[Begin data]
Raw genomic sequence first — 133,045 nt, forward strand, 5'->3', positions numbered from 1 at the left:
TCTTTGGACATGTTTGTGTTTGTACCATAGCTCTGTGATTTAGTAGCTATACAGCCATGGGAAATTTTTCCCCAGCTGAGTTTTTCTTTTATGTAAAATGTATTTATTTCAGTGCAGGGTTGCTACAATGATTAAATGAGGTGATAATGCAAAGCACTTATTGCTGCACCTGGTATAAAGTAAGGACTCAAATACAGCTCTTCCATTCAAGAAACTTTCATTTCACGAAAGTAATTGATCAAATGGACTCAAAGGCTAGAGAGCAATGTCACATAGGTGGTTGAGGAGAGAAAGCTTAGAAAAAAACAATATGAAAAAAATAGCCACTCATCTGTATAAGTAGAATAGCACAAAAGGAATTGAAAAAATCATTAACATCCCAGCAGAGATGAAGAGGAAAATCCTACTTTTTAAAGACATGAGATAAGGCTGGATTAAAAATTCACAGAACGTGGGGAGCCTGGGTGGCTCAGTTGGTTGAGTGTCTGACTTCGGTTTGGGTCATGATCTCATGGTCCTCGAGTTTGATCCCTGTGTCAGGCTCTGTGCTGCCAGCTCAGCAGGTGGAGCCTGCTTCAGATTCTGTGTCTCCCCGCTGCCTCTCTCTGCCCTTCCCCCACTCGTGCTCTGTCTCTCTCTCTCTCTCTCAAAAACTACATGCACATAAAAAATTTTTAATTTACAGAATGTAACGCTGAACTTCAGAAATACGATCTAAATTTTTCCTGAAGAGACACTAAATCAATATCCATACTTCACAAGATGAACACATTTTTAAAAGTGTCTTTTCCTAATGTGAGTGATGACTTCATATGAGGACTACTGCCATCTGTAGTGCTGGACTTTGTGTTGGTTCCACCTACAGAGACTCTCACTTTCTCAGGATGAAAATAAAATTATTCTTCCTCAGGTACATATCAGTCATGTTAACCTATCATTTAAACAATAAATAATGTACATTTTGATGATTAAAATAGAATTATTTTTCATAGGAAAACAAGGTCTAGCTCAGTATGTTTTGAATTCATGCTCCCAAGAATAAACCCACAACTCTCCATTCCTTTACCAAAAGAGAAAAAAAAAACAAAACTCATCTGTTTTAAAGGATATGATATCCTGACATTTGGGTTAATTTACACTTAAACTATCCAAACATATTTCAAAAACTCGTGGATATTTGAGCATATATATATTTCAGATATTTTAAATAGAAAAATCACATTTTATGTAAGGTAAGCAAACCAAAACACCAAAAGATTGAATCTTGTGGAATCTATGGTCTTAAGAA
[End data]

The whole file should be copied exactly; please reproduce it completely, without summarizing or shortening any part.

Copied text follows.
Raw genomic sequence first — 133,045 nt, forward strand, 5'->3', positions numbered from 1 at the left:
TCTTTGGACATGTTTGTGTTTGTACCATAGCTCTGTGATTTAGTAGCTATACAGCCATGGGAAATTTTTCCCCAGCTGAGTTTTTCTTTTATGTAAAATGTATTTATTTCAGTGCAGGGTTGCTACAATGATTAAATGAGGTGATAATGCAAAGCACTTATTGCTGCACCTGGTATAAAGTAAGGACTCAAATACAGCTCTTCCATTCAAGAAACTTTCATTTCACGAAAGTAATTGATCAAATGGACTCAAAGGCTAGAGAGCAATGTCACATAGGTGGTTGAGGAGAGAAAGCTTAGAAAAAAACAATATGAAAAAAATAGCCACTCATCTGTATAAGTAGAATAGCACAAAAGGAATTGAAAAAATCATTAACATCCCAGCAGAGATGAAGAGGAAAATCCTACTTTTTAAAGACATGAGATAAGGCTGGATTAAAAATTCACAGAACGTGGGGAGCCTGGGTGGCTCAGTTGGTTGAGTGTCTGACTTCGGTTTGGGTCATGATCTCATGGTCCTCGAGTTTGATCCCTGTGTCAGGCTCTGTGCTGCCAGCTCAGCAGGTGGAGCCTGCTTCAGATTCTGTGTCTCCCCGCTGCCTCTCTCTGCCCTTCCCCCACTCGTGCTCTGTCTCTCTCTCTCTCTCTCAAAAACTACATGCACATAAAAAATTTTTAATTTACAGAATGTAACGCTGAACTTCAGAAATACGATCTAAATTTTTCCTGAAGAGACACTAAATCAATATCCATACTTCACAAGATGAACACATTTTTAAAAGTGTCTTTTCCTAATGTGAGTGATGACTTCATATGAGGACTACTGCCATCTGTAGTGCTGGACTTTGTGTTGGTTCCACCTACAGAGACTCTCACTTTCTCAGGATGAAAATAAAATTATTCTTCCTCAGGTACATATCAGTCATGTTAACCTATCATTTAAACAATAAATAATGTACATTTTGATGATTAAAATAGAATTATTTTTCATAGGAAAACAAGGTCTAGCTCAGTATGTTTTGAATTCATGCTCCCAAGAATAAACCCACAACTCTCCATTCCTTTACCAAAAGAGAAAAAAAAAACAAAACTCATCTGTTTTAAAGGATATGATATCCTGACATTTGGGTTAATTTACACTTAAACTATCCAAACATATTTCAAAAACTCGTGGATATTTGAGCATATATATATTTCAGATATTTTAAATAGAAAAATCACATTTTATGTAAGGTAAGCAAACCAAAACACCAAAAGATTGAATCTTGTGGAATCTATGGTCTTAAGAA